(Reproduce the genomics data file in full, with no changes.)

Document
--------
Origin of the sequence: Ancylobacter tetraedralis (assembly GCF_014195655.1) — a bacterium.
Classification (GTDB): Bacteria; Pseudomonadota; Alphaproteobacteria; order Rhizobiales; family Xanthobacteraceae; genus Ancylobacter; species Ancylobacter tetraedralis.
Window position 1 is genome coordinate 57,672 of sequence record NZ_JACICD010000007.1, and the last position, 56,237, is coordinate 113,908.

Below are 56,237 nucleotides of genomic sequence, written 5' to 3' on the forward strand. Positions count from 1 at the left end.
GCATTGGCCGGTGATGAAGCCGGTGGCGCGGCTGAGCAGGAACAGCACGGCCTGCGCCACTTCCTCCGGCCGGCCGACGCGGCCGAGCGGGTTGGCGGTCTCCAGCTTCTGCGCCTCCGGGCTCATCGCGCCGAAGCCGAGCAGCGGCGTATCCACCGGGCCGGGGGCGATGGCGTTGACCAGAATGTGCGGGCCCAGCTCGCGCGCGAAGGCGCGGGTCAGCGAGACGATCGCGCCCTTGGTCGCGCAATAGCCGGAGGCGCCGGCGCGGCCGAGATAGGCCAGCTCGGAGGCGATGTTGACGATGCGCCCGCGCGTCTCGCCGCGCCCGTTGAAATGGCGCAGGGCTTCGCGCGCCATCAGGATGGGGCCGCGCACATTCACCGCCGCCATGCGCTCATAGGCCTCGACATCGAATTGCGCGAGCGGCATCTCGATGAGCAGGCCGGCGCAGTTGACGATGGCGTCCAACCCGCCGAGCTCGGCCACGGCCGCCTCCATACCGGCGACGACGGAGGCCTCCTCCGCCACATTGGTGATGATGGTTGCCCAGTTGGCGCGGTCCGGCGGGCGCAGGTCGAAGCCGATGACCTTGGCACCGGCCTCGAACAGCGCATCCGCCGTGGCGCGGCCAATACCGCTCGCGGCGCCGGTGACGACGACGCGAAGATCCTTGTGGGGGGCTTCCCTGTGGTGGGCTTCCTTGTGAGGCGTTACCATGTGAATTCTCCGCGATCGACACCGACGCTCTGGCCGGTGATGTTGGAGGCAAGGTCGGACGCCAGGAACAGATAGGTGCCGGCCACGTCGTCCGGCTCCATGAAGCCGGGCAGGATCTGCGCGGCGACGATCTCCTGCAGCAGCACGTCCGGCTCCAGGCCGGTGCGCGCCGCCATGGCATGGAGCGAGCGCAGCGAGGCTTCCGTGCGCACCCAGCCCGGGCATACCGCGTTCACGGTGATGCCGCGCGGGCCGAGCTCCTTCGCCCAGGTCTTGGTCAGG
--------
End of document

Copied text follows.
Origin of the sequence: Ancylobacter tetraedralis (assembly GCF_014195655.1) — a bacterium.
Classification (GTDB): Bacteria; Pseudomonadota; Alphaproteobacteria; order Rhizobiales; family Xanthobacteraceae; genus Ancylobacter; species Ancylobacter tetraedralis.
Window position 1 is genome coordinate 57,672 of sequence record NZ_JACICD010000007.1, and the last position, 56,237, is coordinate 113,908.

Below are 56,237 nucleotides of genomic sequence, written 5' to 3' on the forward strand. Positions count from 1 at the left end.
GCATTGGCCGGTGATGAAGCCGGTGGCGCGGCTGAGCAGGAACAGCACGGCCTGCGCCACTTCCTCCGGCCGGCCGACGCGGCCGAGCGGGTTGGCGGTCTCCAGCTTCTGCGCCTCCGGGCTCATCGCGCCGAAGCCGAGCAGCGGCGTATCCACCGGGCCGGGGGCGATGGCGTTGACCAGAATGTGCGGGCCCAGCTCGCGCGCGAAGGCGCGGGTCAGCGAGACGATCGCGCCCTTGGTCGCGCAATAGCCGGAGGCGCCGGCGCGGCCGAGATAGGCCAGCTCGGAGGCGATGTTGACGATGCGCCCGCGCGTCTCGCCGCGCCCGTTGAAATGGCGCAGGGCTTCGCGCGCCATCAGGATGGGGCCGCGCACATTCACCGCCGCCATGCGCTCATAGGCCTCGACATCGAATTGCGCGAGCGGCATCTCGATGAGCAGGCCGGCGCAGTTGACGATGGCGTCCAACCCGCCGAGCTCGGCCACGGCCGCCTCCATACCGGCGACGACGGAGGCCTCCTCCGCCACATTGGTGATGATGGTTGCCCAGTTGGCGCGGTCCGGCGGGCGCAGGTCGAAGCCGATGACCTTGGCACCGGCCTCGAACAGCGCATCCGCCGTGGCGCGGCCAATACCGCTCGCGGCGCCGGTGACGACGACGCGAAGATCCTTGTGGGGGGCTTCCCTGTGGTGGGCTTCCTTGTGAGGCGTTACCATGTGAATTCTCCGCGATCGACACCGACGCTCTGGCCGGTGATGTTGGAGGCAAGGTCGGACGCCAGGAACAGATAGGTGCCGGCCACGTCGTCCGGCTCCATGAAGCCGGGCAGGATCTGCGCGGCGACGATCTCCTGCAGCAGCACGTCCGGCTCCAGGCCGGTGCGCGCCGCCATGGCATGGAGCGAGCGCAGCGAGGCTTCCGTGCGCACCCAGCCCGGGCATACCGCGTTCACGGTGATGCCGCGCGGGCCGAGCTCCTTCGCCCAGGTCTTGGTCAGG